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Mental health nurses protest at car park charge


More than 100 nurses and health workers have staged a lunchtime protest against the introduction of parking charges for patients and staff at Springfield University Hospital in South London.

Unison said the proposed charges could see nurses paying more than £450 a year to park their car. The proposed increase is currently out to consultation.

The psychiatric hospital is run by South West London and St George’s Mental Health NHS Trust.

Unison regional nursing officer Michael Walker said: “The hospital needs to know that its plans to tax health workers, patients and their families are deeply unpopular.”

“Many staff live outside London in Surrey and Kent and have little option but to travel by car to work and public transport to the hospital remain unreliable.”

Mr Walker told Nursing Times that at present patients and staff did not have to pay a fee to park at the Springfield site, which he acknowledged was unusual.

But he said: “Our members are very angry about the plans, and very angry that the hospital has not listened to their concerns about the toll this charge would take on them, on patients and on their families.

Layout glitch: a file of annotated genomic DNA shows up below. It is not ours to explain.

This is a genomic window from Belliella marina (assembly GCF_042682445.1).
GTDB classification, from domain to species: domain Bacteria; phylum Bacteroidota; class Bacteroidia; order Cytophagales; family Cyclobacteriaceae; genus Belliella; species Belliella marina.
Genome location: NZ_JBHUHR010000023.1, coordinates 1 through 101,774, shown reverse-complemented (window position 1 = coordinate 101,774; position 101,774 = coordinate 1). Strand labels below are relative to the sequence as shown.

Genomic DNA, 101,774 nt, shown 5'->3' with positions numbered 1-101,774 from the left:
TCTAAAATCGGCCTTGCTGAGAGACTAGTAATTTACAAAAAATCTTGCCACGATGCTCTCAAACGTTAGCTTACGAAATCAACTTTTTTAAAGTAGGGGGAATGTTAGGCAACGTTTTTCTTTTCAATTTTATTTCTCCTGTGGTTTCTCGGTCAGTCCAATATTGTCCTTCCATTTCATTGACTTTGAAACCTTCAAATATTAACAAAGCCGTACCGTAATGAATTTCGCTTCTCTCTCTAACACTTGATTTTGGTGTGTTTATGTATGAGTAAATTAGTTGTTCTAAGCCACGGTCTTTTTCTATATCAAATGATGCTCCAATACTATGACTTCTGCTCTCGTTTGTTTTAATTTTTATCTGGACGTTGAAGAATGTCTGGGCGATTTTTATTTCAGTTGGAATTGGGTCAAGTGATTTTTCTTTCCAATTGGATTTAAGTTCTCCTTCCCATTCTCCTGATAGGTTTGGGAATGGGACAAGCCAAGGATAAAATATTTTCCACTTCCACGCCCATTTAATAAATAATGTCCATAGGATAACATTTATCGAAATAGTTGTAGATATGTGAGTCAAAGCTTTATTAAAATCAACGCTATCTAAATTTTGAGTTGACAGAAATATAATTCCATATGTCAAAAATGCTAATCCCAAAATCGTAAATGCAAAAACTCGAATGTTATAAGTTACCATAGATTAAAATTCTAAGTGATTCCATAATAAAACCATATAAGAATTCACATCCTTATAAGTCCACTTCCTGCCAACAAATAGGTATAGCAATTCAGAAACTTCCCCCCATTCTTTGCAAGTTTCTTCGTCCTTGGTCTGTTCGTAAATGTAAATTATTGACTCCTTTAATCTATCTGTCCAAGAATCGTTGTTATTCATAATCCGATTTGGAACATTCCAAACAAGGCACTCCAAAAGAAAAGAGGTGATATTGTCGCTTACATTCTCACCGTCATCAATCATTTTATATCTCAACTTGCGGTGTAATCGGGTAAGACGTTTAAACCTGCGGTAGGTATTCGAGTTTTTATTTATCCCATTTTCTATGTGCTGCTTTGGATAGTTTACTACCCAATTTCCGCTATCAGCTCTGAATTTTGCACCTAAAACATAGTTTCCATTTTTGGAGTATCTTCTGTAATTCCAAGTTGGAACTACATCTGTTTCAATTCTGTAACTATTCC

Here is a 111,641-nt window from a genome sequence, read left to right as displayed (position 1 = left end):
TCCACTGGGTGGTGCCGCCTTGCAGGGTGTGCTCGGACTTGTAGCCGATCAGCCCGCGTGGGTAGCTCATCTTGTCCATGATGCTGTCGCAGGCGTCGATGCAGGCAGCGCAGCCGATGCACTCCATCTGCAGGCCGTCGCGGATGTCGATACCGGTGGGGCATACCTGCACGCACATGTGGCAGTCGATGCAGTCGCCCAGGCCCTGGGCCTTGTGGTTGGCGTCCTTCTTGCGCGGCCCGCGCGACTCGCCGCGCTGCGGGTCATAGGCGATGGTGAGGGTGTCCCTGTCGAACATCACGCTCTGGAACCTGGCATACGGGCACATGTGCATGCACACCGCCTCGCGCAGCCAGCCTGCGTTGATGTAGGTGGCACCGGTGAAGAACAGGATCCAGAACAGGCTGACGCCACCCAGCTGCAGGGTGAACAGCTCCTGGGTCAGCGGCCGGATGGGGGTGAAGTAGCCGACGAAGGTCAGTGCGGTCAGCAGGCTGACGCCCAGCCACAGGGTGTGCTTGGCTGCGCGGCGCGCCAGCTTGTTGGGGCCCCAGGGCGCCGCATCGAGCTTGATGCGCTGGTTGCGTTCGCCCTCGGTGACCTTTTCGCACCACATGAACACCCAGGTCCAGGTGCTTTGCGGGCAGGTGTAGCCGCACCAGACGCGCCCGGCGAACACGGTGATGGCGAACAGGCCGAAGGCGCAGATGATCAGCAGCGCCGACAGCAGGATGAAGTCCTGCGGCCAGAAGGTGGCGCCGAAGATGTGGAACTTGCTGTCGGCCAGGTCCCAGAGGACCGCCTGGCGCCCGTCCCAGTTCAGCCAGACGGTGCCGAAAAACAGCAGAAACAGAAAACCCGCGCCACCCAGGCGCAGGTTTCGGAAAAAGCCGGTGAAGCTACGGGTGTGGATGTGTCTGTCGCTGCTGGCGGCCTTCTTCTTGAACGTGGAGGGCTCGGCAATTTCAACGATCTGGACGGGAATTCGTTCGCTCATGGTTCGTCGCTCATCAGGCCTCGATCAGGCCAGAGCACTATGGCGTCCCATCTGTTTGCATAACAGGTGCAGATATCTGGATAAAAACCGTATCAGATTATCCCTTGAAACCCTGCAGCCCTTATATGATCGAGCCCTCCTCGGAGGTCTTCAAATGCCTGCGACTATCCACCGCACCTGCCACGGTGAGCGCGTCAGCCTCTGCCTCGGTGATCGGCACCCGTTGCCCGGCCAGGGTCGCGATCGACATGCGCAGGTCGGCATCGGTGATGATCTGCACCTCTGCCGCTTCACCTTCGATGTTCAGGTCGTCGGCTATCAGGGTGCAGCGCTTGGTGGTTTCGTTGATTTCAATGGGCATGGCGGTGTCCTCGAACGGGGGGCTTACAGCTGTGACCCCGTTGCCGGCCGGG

“To avoid any future action the hospital must ditch these deeply unpopular plans.”

He added that there had been strong support for the demonstration, which took place on Wednesday, including from doctors.

More than 600 staff have also signed a petition against the charges, he said.

A spokeswoman for South West London and St George’s Mental Health NHS Trust said the current policy of free car parking meant provision and maintenance had to be “absorbed by trust budgets” at a time of tough financial pressures.

“The trust has some difficult choices to make regarding the use of our funds and we have to balance the needs of car park users with the needs of our patients and service users,” she said. “As such one of the options we are looking at is the introduction of parking charges at our four main sites for staff and visitors.

“We are in the process of consulting with our staff on the introduction of parking charges. Once that process has finished we will consider all the views that we have received before making any final decisions.”


Readers' comments (2)

  • Yet another pernicious tax on public sector workers. What about C.P.N.s who have to use their car for work?

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  • This is a widespread problem not just limited to one site. It is a difficult issue, many hospitals run a permit system which isn't great but is somewhat fairer than a blanket charge.

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